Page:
Serena Williams struggles to take U.S. Open title

FLUSHING, N.Y. -- Serena Williams kept Victoria Azarenka waiting.

As Williams flopped to the ground, sprawled on her back and clutched her hands to her face in stunned celebration, Azarenka leaned across the net at center court, waiting to shake hands with the new U.S. Open champion.

Once Williams, a 6-2, 2-6, 7-5 victor, had danced her way to the net to give Azarenka a hug, the vanquished top seed from Belarus slumped in her courtside chair and buried her head in a towel.

The championship was Williams' fourth U.S. Open but first since 2008 and comes 13 years after her first title in 1999.

Her 15 majors brings her to within nine of all-time singles leader Margaret Smith Court. Chris Evert and Martina Navratilova each hold 18.

The win also raises Williams' record in major finals to an astounding 15-4 and enhances her record since last summer to 71-5.

At nearly 31 years old, she is the second oldest champion since Court won her fifth title in 1973.

Heading into the final, Williams, who had dropped just 19 games in six matches over the past two weeks, seemed to be a sure thing to beat Azarenka, just as she had in nine of their 10 previous meetings, the most recent in the semifinals of the Olympics.

The 34-minute first set did nothing to dispel that rumor as Williams roared to a 4-1 lead.

But Williams lacked both her usual fire and passion, more often guiding the ball rather than punishing it.

While she had 13 aces over the course of the 2-hour, 18-minute final, she also hit five double faults; while she hit 44 winners, she also struck 45 unforced errors.

Azarenka, meanwhile, had no aces, four double faults; she hit just 13 winners and committed 28 unforced errors.

"I definitely had to relax," said Williams, who has now won championships at the U.S. Open in three different decades. "The more relaxed I am the better I play. I got a little bit tense, a little tight, and things weren't looking good."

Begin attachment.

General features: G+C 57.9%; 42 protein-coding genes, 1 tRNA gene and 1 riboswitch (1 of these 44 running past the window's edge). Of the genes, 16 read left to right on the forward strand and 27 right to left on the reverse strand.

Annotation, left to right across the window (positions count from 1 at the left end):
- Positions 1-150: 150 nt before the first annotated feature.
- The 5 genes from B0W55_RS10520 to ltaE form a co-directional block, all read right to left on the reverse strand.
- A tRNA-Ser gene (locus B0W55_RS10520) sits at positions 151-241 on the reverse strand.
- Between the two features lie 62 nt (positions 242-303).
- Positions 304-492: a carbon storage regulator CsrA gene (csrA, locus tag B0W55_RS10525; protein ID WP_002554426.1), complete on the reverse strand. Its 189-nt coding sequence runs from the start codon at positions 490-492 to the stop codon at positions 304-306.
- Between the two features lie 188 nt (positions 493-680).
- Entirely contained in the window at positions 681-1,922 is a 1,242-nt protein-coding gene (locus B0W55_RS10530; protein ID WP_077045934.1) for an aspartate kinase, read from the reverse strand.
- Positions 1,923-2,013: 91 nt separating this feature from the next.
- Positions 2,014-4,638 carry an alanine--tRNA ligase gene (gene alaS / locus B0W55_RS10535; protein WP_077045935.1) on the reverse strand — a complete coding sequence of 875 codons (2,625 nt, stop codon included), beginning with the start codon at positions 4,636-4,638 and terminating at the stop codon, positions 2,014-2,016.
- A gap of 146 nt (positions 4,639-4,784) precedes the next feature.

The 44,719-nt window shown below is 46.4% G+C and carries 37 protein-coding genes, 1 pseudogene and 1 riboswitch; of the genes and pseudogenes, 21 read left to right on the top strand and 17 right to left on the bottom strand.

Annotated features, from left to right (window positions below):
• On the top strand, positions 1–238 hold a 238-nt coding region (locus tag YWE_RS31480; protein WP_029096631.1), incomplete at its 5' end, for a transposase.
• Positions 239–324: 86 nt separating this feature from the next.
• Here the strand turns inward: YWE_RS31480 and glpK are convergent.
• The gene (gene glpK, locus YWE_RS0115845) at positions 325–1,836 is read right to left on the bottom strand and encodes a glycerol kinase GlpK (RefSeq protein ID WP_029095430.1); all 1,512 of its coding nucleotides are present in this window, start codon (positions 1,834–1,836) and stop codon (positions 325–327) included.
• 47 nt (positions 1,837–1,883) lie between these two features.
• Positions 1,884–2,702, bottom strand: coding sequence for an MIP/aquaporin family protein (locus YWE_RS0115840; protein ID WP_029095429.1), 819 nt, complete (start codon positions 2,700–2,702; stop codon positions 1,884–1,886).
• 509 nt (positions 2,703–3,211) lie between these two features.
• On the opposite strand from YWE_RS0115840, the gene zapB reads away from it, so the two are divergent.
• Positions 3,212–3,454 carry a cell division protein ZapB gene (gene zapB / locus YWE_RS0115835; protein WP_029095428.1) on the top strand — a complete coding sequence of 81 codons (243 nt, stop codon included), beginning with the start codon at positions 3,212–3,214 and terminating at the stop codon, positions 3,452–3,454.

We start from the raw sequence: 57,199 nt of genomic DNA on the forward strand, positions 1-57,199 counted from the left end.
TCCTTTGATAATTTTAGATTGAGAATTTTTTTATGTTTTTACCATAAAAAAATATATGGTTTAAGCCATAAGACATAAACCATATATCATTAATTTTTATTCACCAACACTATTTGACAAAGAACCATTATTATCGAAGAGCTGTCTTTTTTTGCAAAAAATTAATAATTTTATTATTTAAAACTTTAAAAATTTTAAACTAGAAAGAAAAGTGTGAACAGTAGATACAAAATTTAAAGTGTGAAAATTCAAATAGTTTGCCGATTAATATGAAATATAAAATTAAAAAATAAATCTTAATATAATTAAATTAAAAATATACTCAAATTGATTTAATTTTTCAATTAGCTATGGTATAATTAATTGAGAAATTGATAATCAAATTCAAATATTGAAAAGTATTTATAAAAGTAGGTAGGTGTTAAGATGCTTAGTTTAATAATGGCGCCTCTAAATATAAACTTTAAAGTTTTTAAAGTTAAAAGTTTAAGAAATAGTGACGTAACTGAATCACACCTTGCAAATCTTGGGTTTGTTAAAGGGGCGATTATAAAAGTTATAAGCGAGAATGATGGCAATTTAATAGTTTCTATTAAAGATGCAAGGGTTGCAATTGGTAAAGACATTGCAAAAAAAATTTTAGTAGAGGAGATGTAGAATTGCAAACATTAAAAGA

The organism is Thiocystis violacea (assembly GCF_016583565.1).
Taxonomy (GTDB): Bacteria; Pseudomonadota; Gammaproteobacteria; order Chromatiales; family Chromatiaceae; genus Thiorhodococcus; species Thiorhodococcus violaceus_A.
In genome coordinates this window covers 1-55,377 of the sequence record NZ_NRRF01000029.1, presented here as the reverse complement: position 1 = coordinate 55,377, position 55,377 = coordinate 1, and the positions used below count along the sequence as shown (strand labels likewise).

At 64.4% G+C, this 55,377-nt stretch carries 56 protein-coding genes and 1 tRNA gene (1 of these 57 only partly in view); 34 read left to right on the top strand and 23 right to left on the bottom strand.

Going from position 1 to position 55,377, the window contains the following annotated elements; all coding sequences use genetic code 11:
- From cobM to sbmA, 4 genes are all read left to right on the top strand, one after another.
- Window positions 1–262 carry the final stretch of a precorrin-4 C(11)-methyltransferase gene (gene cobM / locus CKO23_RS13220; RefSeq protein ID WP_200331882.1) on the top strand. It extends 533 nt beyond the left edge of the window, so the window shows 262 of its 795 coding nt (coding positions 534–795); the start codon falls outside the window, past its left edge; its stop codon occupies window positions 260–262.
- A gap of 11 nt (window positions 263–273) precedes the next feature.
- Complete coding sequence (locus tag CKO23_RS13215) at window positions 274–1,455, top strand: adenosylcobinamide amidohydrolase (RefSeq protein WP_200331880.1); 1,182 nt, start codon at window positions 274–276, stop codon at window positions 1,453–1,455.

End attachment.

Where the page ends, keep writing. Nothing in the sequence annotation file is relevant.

Midway through the third set Williams twice fought back from a break down, including with Azarenka serving for the match at 5-4. (She was actually two points from the match on Williams' serve at 3-5.)

But after Williams took a 79-mph first serve and whaled it back for a winner, the American won 13 of the next 17 points.

At 5-6, the Belarusian had two chances to force a third-set tiebreaker but Williams bullied her first with a winner behind her back.

Azarenka missed the other when her backhand down the line found its way into the net. Two points later, Williams was on the ground.

"Being so close it hurts deeply to know you don't have it," said Azarenka, who on the strength of her win at the Australian Open in January, as well as three other WTA Tour titles this year, will retain the No. 1 world ranking.

Williams, who also won Wimbledon and the Olympic gold medal, holds steady at No. 4.

"Could it have gone my way? Probably yes, but it didn't," Azarenka said. "These emotions come out and you feel sad. It was a close match but not for me."

For Williams, the ups and downs of the past few years -- including a frightening pulmonary embolism at the beginning of 2011, as well as a first-round upset at the French Open in June -- make this victory that much sweeter.

"I was miserable after that loss in Paris," said the new champion, a runner-up to Samantha Stosur here last year. "Losses really motivate me. Like I want to go home and do better.

"Wins motivate me as well because I'm a perfectionist," Williams added, eying the silver chalice on the table in front of her. "Right now the motivation is so up there. I feel like I'm ready for the next tournament. I just want to keep the dream alive."